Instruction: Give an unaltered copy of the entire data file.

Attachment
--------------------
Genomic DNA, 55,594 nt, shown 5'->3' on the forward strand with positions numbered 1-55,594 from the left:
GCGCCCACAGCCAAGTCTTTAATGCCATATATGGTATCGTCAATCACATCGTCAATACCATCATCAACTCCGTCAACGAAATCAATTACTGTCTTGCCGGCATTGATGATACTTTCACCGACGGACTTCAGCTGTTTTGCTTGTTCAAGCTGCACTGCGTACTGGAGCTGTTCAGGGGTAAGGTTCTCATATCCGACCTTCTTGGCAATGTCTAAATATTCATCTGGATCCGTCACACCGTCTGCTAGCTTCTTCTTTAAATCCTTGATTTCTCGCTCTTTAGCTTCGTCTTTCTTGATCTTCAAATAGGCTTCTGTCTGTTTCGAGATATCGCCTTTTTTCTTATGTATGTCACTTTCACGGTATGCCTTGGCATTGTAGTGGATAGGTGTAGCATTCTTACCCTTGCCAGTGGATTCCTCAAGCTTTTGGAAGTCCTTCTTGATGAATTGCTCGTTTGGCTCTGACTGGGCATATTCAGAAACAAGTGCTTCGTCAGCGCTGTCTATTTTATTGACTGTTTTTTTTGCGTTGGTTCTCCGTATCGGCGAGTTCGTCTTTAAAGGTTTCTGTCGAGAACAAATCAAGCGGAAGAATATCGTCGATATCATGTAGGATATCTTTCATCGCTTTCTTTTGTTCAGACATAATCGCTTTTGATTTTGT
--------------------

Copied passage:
Genomic DNA, 55,594 nt, shown 5'->3' on the forward strand with positions numbered 1-55,594 from the left:
GCGCCCACAGCCAAGTCTTTAATGCCATATATGGTATCGTCAATCACATCGTCAATACCATCATCAACTCCGTCAACGAAATCAATTACTGTCTTGCCGGCATTGATGATACTTTCACCGACGGACTTCAGCTGTTTTGCTTGTTCAAGCTGCACTGCGTACTGGAGCTGTTCAGGGGTAAGGTTCTCATATCCGACCTTCTTGGCAATGTCTAAATATTCATCTGGATCCGTCACACCGTCTGCTAGCTTCTTCTTTAAATCCTTGATTTCTCGCTCTTTAGCTTCGTCTTTCTTGATCTTCAAATAGGCTTCTGTCTGTTTCGAGATATCGCCTTTTTTCTTATGTATGTCACTTTCACGGTATGCCTTGGCATTGTAGTGGATAGGTGTAGCATTCTTACCCTTGCCAGTGGATTCCTCAAGCTTTTGGAAGTCCTTCTTGATGAATTGCTCGTTTGGCTCTGACTGGGCATATTCAGAAACAAGTGCTTCGTCAGCGCTGTCTATTTTATTGACTGTTTTTTTTGCGTTGGTTCTCCGTATCGGCGAGTTCGTCTTTAAAGGTTTCTGTCGAGAACAAATCAAGCGGAAGAATATCGTCGATATCATGTAGGATATCTTTCATCGCTTTCTTTTGTTCAGACATAATCGCTTTTGATTTTGT